Secondly, I am cheesed that bribery is so common here. I know, I already wrote a blog a while ago about how everyone keeps demanding to be bribed. Well, nothing has changed since then, it’s just infuriating that people are so shameless about it, like it’s their God-given right to take advantage of you. A friend of the family sent their son to study here at an Islamic university, and we were trying to help him get his paper-work and admissions taken care of. For some reason, the admissions office would not give him the letter of acceptance that he needed to get his student visa, they were withholding it but would not give a valid reason why. (I would know, I called them every day for a week!) Finally, some of his other friends went down to the university to see in person what the problem could be. It turns out that there was one thing missing, money. They paid the bribe that the clerk at the admissions office was demanding without telling him. (Eventually he found out.)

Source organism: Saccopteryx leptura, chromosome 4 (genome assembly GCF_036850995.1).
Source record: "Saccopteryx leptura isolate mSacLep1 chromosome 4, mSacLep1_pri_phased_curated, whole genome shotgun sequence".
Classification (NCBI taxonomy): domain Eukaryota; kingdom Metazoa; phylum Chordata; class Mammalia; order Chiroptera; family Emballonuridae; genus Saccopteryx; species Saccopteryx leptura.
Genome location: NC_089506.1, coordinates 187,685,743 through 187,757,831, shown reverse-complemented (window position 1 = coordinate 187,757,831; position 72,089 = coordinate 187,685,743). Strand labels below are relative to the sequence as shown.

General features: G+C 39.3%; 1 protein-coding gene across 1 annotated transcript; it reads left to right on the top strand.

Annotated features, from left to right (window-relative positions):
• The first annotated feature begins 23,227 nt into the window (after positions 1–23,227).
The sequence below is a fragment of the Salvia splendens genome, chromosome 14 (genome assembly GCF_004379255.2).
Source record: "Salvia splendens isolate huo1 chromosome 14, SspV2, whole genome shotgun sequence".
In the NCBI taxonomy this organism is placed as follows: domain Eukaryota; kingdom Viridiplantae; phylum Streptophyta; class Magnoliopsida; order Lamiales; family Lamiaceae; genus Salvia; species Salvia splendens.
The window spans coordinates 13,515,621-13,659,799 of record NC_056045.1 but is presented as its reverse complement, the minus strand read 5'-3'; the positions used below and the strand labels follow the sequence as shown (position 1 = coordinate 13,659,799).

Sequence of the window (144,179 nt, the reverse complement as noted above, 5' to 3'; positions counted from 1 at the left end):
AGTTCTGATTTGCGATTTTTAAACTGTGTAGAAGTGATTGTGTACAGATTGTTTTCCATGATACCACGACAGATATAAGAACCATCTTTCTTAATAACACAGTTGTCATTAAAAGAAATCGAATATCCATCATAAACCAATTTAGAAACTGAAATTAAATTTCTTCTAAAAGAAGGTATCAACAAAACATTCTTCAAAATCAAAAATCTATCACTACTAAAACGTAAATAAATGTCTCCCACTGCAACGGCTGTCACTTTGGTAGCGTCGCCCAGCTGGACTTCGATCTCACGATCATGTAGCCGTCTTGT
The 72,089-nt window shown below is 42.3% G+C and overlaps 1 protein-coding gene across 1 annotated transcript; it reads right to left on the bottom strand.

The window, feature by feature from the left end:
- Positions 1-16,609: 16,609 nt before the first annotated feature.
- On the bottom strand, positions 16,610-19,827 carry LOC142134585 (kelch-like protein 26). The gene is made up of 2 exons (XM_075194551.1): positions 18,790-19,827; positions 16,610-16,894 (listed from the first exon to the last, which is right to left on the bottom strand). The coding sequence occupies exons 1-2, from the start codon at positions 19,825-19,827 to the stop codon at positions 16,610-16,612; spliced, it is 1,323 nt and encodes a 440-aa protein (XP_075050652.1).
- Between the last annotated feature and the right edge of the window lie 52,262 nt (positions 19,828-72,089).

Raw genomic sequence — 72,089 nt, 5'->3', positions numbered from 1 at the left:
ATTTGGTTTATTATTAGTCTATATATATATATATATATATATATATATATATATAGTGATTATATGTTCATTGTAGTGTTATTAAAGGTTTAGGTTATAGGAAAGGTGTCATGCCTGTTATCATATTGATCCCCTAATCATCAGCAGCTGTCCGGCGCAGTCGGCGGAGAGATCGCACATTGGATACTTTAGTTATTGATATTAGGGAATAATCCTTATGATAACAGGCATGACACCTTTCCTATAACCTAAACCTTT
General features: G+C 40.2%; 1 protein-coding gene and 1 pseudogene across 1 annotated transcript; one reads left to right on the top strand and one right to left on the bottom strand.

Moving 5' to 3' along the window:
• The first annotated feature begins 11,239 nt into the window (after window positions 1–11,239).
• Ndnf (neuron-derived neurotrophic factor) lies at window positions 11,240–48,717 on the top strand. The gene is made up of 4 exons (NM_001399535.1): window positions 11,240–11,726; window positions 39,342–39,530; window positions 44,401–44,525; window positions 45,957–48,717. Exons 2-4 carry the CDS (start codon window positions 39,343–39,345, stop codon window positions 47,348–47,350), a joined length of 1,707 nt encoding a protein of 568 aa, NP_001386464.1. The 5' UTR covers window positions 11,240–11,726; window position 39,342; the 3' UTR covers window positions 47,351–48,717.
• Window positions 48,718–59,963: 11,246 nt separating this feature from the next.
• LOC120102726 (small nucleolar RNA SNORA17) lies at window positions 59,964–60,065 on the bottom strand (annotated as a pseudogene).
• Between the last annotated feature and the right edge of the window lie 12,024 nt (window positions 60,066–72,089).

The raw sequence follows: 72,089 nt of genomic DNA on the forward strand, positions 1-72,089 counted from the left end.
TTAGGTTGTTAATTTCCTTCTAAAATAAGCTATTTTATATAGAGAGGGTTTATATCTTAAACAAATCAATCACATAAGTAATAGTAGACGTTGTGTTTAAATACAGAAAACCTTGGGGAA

This same brother faced the same kinds of obstacles at every step, each obstacle causing him a few days delay, each few days eating away at the deadline for admissions. After a week, he was so fed up with the corruption he found in what was supposed to be an ISLAMIC university that he actually packed his bags and went home again. And I must say, his impression of Pakistan (it was his first time here) has been irremediably scarred. He has an uncle who lives here, who unfortunately shares the same opinion, that all Pakistanis are corrupt Rashi (bribe-takers) and cheaters. Since he was a foreigner, every Pakistani that dealt with him did their best to double and triple their prices for half of their services.